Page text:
Assemble the Lasagne

  1. In the bottom of two large roasting or lasagna pans, put a ladle of the appropriate tomato sauce (ragù or vegie) and a tablespoon of olive oil. Make sure the bottom and sides of the pans are coated.
  2. Lay a cooked sheet of pasta in the bottom of the pan
  3. Imagine the squares each portion of lasagne will be; in each square put a rounded teaspoon each of
    • basil-garlic-pignoli pesto (note that the pesto for the vegie version also has blanched baby spinach leaves),
    • besciamella,
    • ragù or vegie sauce and
    • ricotta mixture
  4. top with a pasta sheet, squeeze flat, do it again until the pan is full or you're out of materials
  5. top with remaining besciamella

Place the lasagna pans into an oven preheated to 350ºF, and cook for 45 minutes. Check every 15 minutes to makes sure that the besciamella doesn't burn. If it gets very brown, cover with aluminum foil.

Sever with a salad, and the same type of red wine that you used in the sauce. I used Thalia Sangiovese from Viansa.

I've got to get back to cooking. If I have a chance, I'll update with pictures of the finished products.

Update: Finished eating the salad and entrée; here's a picture of the meat lasagne:

Cooked Meat Lasagne
Click to view original size

And here's the vegie lasagne.

Three Vegitarian Lasagne
Click to view original size

I have to go back and get ready for cake, and I already feel like I'm about to explode.

Another Update: Here's Mom blowing out her candles.

Mom at 78 blowing out her candles
Click to view original size

I'm going to go die now. I couldn't even finish my piece of cake.

Enjoy. Happy birthday, Mom.

Updated to correct the spelling to besciamella in all instances - thanks to Gianugo Rabellino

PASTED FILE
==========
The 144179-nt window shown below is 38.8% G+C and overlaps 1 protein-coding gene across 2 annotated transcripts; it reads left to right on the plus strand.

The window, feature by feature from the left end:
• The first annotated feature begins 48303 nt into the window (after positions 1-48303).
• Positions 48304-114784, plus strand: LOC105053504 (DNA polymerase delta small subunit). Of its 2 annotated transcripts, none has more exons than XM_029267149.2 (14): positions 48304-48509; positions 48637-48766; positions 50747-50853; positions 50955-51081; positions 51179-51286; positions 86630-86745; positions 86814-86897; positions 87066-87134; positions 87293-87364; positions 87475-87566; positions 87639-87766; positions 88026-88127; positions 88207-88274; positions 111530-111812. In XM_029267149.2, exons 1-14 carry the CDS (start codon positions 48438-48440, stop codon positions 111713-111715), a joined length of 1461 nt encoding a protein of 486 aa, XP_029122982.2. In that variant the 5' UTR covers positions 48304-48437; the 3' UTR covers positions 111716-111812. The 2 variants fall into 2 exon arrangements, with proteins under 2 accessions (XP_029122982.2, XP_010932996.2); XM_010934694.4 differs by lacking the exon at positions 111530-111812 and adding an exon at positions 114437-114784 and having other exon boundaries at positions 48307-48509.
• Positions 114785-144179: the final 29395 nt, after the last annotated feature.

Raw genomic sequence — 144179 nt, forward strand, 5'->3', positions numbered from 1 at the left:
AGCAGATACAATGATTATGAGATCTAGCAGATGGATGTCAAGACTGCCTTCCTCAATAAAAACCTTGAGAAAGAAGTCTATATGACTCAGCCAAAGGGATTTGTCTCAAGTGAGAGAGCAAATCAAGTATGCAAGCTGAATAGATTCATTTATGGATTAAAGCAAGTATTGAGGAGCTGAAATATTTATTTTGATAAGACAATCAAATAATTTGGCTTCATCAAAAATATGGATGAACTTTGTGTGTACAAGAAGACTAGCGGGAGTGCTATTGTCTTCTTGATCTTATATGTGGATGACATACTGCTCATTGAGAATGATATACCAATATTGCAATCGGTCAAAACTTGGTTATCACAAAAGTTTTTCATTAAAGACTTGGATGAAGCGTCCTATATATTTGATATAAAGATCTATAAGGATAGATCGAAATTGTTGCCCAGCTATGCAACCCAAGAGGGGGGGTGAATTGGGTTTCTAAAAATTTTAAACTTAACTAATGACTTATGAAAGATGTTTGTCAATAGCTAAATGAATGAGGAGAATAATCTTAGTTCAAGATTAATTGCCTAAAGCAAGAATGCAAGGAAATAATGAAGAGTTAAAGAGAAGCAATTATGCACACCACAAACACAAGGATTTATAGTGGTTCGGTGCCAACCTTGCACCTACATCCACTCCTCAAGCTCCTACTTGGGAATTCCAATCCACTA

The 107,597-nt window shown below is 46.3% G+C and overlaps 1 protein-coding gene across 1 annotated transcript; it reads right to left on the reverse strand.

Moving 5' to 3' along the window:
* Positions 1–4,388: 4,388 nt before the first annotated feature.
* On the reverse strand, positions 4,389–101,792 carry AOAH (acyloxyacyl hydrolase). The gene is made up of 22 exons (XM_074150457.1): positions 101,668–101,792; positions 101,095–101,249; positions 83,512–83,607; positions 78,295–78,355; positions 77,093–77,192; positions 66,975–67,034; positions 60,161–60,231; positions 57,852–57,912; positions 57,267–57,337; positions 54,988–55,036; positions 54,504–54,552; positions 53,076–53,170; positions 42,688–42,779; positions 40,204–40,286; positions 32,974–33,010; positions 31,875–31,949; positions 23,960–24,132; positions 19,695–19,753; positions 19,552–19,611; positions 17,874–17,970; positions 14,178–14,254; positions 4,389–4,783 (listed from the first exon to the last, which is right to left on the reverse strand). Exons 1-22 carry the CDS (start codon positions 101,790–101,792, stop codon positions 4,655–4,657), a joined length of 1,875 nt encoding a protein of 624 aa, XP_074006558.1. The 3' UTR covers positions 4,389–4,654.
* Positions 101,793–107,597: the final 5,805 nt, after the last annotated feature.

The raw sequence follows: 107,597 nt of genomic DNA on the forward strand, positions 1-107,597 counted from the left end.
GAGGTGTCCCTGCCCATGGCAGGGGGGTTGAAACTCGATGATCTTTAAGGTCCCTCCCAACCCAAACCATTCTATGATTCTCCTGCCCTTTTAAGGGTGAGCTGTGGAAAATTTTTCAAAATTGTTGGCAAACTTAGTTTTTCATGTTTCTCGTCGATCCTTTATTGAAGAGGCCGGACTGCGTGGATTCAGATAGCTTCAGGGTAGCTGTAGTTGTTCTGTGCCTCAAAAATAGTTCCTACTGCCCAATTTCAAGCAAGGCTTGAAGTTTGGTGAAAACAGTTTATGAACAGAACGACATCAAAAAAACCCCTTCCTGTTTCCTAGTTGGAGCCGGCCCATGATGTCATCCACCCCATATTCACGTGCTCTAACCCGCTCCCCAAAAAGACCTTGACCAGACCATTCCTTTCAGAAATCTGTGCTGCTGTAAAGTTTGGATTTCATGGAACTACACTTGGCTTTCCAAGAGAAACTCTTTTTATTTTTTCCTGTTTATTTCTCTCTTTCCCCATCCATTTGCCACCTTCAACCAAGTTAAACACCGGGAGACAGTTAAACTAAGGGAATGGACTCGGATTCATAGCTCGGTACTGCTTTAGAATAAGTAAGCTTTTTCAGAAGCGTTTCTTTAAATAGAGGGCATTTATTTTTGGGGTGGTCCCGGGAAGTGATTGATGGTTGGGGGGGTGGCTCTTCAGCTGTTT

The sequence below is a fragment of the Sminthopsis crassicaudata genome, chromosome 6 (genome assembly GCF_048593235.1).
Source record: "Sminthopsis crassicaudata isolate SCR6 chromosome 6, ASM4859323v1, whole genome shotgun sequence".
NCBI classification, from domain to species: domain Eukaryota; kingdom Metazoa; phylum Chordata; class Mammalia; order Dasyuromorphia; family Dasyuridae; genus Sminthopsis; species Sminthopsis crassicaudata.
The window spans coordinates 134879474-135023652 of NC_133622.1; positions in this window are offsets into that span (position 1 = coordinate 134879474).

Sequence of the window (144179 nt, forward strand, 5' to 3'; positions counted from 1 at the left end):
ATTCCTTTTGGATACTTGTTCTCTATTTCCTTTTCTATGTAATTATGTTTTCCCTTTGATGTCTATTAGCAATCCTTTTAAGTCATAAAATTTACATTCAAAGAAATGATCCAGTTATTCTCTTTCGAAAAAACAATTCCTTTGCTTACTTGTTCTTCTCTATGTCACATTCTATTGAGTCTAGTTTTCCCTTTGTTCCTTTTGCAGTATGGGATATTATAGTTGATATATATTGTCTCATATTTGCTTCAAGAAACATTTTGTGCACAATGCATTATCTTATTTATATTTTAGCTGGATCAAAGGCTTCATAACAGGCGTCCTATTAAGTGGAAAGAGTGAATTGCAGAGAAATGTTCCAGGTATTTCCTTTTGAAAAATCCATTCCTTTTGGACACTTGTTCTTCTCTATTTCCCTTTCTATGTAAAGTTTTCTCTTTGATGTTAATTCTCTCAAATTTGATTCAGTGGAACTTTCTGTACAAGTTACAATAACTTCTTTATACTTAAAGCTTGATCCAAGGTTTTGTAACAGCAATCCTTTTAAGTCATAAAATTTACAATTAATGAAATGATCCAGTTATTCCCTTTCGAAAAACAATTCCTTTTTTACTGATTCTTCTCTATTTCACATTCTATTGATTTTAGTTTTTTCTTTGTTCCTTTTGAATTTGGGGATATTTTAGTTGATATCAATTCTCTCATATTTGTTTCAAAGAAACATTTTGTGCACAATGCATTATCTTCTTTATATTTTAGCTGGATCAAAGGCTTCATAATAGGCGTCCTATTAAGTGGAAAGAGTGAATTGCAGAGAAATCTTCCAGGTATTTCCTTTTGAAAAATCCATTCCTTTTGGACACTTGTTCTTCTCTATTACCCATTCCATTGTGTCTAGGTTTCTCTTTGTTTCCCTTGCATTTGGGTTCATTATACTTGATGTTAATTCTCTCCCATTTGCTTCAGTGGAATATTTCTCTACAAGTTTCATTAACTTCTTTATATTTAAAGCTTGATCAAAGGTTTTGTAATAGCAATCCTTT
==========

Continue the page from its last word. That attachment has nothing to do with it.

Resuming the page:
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I'm Joseph A. di Paolantonio and this blog has two main foci: my interest in food, and my interest in the future. This provides a look into my personal life, and is separate from my consulting work…though there will be overlap. I am an independent researcher, working as a strategic consultant and I'm an executive with over 20 years of commercial experience with a technical interest in the intersection of Internet of Things, with advanced data management and analysis methods. I view data science as a team activity, and I feel that the IoT must be viewed as a system. I am leveraging my past activities to understand the adoption and impact of the IoT; first, as a system engineer in aerospace, where I developed Bayesian risk assessment methods for systems within the Space Transportation System (including the Space Shuttle), Extreme Ultraviolet Explorer, Gravity Probe B, and many more, and second, as a enterprise data warehousing, business intelligence and analytics professional. Between my aerospace and IT careers, I indulged my hobby of cooking by starting a food company, Montara Magic, centered around my chocolate sauces. My education combined chemistry, mathematics and philosophy. I performed research into molten salt fuel cells in graduate school, and in photovoltaic materials for a short time in industry. The lure of bringing the human race into space was strong, and when I was offered the chance to combine my chemistry and mathematics skills to develop new risk assessment and system engineering methods for space launch and propulsion systems – I couldn't resist. I perform independent research and strategic consulting to bring value from the Internet of Things, Sensor Analytics Ecosystems and data science teams.I am a caregiver, a lover of science fiction and speculative fantasy, and my passion to learn has led me to a pilot's license, an assistant instructor in SCUBA, nordic and alpine skiing, sea kayaking, and reading everything I can, in as many topics as I can.